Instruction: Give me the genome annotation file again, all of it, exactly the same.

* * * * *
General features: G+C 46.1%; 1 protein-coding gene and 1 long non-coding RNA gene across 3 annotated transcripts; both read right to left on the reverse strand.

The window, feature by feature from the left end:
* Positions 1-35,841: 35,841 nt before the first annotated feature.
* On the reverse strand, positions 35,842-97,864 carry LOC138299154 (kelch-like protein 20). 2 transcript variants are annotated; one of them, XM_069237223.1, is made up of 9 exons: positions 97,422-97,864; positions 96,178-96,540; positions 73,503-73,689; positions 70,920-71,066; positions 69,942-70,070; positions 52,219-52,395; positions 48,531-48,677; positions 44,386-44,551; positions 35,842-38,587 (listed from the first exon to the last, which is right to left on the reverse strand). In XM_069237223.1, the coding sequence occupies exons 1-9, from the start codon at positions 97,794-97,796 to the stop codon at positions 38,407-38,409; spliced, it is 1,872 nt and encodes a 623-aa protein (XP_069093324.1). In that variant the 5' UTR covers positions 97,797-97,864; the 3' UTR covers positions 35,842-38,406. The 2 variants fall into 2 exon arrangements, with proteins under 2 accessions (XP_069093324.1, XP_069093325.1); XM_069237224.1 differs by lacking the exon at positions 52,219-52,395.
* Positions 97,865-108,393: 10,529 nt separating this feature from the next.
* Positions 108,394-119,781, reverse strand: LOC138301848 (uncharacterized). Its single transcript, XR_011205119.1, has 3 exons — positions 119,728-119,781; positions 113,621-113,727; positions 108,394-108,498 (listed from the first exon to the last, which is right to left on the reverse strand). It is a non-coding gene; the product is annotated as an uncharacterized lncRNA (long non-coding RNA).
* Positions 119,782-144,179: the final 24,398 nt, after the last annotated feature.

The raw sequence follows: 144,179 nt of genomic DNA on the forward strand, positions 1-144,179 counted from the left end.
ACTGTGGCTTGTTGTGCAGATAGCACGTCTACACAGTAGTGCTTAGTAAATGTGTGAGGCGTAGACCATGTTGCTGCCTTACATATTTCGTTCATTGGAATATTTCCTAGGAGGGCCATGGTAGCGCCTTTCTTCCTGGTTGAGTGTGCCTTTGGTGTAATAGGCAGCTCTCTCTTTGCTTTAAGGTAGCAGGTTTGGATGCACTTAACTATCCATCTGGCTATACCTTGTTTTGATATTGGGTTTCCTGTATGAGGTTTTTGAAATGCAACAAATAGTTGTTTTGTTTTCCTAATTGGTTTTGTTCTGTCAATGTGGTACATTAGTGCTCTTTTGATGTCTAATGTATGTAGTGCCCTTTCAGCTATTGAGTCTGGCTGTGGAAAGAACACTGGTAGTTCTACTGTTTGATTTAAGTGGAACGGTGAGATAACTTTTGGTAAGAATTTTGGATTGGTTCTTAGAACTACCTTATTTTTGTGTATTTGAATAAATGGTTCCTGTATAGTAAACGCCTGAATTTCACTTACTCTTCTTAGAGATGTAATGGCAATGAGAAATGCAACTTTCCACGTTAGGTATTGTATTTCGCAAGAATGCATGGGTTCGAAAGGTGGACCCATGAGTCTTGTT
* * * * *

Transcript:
General features: G+C 46.1%; 1 protein-coding gene and 1 long non-coding RNA gene across 3 annotated transcripts; both read right to left on the reverse strand.

The window, feature by feature from the left end:
* Positions 1-35,841: 35,841 nt before the first annotated feature.
* On the reverse strand, positions 35,842-97,864 carry LOC138299154 (kelch-like protein 20). 2 transcript variants are annotated; one of them, XM_069237223.1, is made up of 9 exons: positions 97,422-97,864; positions 96,178-96,540; positions 73,503-73,689; positions 70,920-71,066; positions 69,942-70,070; positions 52,219-52,395; positions 48,531-48,677; positions 44,386-44,551; positions 35,842-38,587 (listed from the first exon to the last, which is right to left on the reverse strand). In XM_069237223.1, the coding sequence occupies exons 1-9, from the start codon at positions 97,794-97,796 to the stop codon at positions 38,407-38,409; spliced, it is 1,872 nt and encodes a 623-aa protein (XP_069093324.1). In that variant the 5' UTR covers positions 97,797-97,864; the 3' UTR covers positions 35,842-38,406. The 2 variants fall into 2 exon arrangements, with proteins under 2 accessions (XP_069093324.1, XP_069093325.1); XM_069237224.1 differs by lacking the exon at positions 52,219-52,395.
* Positions 97,865-108,393: 10,529 nt separating this feature from the next.
* Positions 108,394-119,781, reverse strand: LOC138301848 (uncharacterized). Its single transcript, XR_011205119.1, has 3 exons — positions 119,728-119,781; positions 113,621-113,727; positions 108,394-108,498 (listed from the first exon to the last, which is right to left on the reverse strand). It is a non-coding gene; the product is annotated as an uncharacterized lncRNA (long non-coding RNA).
* Positions 119,782-144,179: the final 24,398 nt, after the last annotated feature.

The raw sequence follows: 144,179 nt of genomic DNA on the forward strand, positions 1-144,179 counted from the left end.
ACTGTGGCTTGTTGTGCAGATAGCACGTCTACACAGTAGTGCTTAGTAAATGTGTGAGGCGTAGACCATGTTGCTGCCTTACATATTTCGTTCATTGGAATATTTCCTAGGAGGGCCATGGTAGCGCCTTTCTTCCTGGTTGAGTGTGCCTTTGGTGTAATAGGCAGCTCTCTCTTTGCTTTAAGGTAGCAGGTTTGGATGCACTTAACTATCCATCTGGCTATACCTTGTTTTGATATTGGGTTTCCTGTATGAGGTTTTTGAAATGCAACAAATAGTTGTTTTGTTTTCCTAATTGGTTTTGTTCTGTCAATGTGGTACATTAGTGCTCTTTTGATGTCTAATGTATGTAGTGCCCTTTCAGCTATTGAGTCTGGCTGTGGAAAGAACACTGGTAGTTCTACTGTTTGATTTAAGTGGAACGGTGAGATAACTTTTGGTAAGAATTTTGGATTGGTTCTTAGAACTACCTTATTTTTGTGTATTTGAATAAATGGTTCCTGTATAGTAAACGCCTGAATTTCACTTACTCTTCTTAGAGATGTAATGGCAATGAGAAATGCAACTTTCCACGTTAGGTATTGTATTTCGCAAGAATGCATGGGTTCGAAAGGTGGACCCATGAGTCTTGTT